Note that each textbook and paper might use slightly different names to refer to the components discussed above. For example, in classical decomposition (Warren M. Persons, 1919) it is assumed that (1) and (2) jointly represent a “trend” component so a model will contain error, trend and seasonality. There are modifications of this decomposition, which also contain cyclical component(s).

When it comes to ETS, the growth component (2) is called “trend,” so the model consists of the four components: level, trend, seasonal and error term. We will use the ETS formulation in this textbook. According to this formulation the components can interact with each other in one of two ways: additively or multiplicatively. The pure additive model in this case can be summarised as: \[\begin{equation} y_t = l_{t-1} + b_{t-1} + s_{t-m} + \epsilon_t , \tag{3.1} \end{equation}\] where \(l_{t-1}\) is the level, \(b_{t-1}\) is the trend, \(s_{t-m}\) is the seasonal component with periodicity \(m\) (e.g. 12 for months of year data, implying that something is repeated every 12 months) - all these components are produced on the previous observations and are used on the current one. Finally, \(\epsilon_t\) is the error term, which follows some distribution and has zero mean. The pure additive models were plotted in Figure 3.4. Similarly, the pure multiplicative model is: \[\begin{equation} y_t = l_{t-1} b_{t-1} s_{t-m} \varepsilon_t , \tag{3.2} \end{equation}\] where \(\varepsilon_t\) is the error term that has mean of one. The interpretation of the model (3.1) is that the different components add up to each other, so, for example, the sales increase over time by the value \(b_{t-1}\), each January they typically change by the amount \(s_{t-m}\), and that there is still some randomness in the model. The pure additive models can be applied to data that can have positive, negative and zero values. In case of the multiplicative model (3.2), the interpretation is different, showing by how many times the sales change over time and from one season to another. The sales in this case will change every January by \((s_{t-m}-1)\)% from the baseline. The model (3.2) only work on data with strictly positive values (data with purely negative values are also possible but rare in practice).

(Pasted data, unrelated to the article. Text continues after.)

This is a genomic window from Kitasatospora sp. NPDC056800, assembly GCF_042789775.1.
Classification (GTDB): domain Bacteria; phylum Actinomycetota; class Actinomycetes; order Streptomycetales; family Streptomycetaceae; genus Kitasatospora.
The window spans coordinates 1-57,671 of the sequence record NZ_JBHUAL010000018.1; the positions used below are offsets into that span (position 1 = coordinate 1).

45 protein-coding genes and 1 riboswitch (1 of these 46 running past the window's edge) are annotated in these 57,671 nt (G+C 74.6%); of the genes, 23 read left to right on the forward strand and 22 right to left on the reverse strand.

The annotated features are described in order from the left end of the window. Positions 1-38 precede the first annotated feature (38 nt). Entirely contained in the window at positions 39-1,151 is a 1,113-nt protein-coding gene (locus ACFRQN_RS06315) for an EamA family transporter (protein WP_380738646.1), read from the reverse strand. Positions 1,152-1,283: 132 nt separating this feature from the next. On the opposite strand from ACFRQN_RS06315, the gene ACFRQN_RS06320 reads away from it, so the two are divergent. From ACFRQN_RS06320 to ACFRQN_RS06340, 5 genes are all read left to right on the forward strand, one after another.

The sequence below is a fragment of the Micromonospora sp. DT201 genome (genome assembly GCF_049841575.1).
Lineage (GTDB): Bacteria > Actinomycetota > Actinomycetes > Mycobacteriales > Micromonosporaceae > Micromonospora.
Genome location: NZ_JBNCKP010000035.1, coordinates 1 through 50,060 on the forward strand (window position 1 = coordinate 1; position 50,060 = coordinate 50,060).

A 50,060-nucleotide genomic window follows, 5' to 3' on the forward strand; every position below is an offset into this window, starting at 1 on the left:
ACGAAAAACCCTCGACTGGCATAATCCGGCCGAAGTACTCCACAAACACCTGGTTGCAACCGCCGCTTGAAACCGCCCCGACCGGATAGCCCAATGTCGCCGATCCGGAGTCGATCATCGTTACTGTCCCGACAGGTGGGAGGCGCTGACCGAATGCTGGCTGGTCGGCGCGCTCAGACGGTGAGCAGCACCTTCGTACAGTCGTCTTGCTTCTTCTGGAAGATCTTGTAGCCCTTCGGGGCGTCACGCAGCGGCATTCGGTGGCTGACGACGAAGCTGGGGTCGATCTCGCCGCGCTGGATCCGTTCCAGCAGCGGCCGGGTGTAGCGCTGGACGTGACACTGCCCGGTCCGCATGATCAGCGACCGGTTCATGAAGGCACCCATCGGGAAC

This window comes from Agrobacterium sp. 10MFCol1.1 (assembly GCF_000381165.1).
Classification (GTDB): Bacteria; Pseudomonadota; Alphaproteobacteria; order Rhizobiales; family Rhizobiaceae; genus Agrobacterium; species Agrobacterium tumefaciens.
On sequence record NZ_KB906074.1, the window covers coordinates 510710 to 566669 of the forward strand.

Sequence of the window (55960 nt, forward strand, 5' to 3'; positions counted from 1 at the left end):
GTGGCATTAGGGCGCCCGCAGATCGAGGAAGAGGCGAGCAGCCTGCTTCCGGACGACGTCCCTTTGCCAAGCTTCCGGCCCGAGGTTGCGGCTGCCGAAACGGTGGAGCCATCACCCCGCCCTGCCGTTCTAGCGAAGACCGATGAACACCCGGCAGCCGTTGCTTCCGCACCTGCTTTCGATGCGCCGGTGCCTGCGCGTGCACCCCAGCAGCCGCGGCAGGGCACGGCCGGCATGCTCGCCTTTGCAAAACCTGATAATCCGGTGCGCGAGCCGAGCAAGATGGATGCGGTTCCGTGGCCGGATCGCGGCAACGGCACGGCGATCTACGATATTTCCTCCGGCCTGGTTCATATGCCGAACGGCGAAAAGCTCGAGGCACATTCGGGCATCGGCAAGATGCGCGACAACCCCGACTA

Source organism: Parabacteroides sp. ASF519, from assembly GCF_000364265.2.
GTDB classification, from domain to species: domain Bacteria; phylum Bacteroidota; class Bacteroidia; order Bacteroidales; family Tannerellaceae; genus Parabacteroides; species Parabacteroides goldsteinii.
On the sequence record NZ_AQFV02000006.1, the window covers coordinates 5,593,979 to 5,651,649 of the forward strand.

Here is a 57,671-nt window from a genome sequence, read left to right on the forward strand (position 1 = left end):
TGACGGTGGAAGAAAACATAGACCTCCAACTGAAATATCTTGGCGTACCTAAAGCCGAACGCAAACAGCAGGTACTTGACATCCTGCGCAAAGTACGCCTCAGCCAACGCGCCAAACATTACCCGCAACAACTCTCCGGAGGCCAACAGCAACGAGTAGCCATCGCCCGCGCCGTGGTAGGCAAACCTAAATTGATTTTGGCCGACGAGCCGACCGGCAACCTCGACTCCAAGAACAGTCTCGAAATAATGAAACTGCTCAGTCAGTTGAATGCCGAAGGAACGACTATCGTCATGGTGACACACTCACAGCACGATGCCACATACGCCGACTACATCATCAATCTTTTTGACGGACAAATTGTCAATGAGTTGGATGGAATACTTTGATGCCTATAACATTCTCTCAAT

It is also possible to define mixed models in which, for example, the trend is additive but the other components are multiplicative: \[\begin{equation} y_t = (l_{t-1} + b_{t-1}) s_{t-m} \varepsilon_t \tag{3.3} \end{equation}\] These models work well in practice when the data has large values far from zero. In other cases, however, they might break and produce strange results (e.g. negative values on positive data) so the conventional decomposition techniques only consider the pure models.

References

• Warren M. Persons, 1919. General Considerations and Assumptions. The Review of Economics and Statistics. 1, 5–107. https://doi.org/10.2307/1928754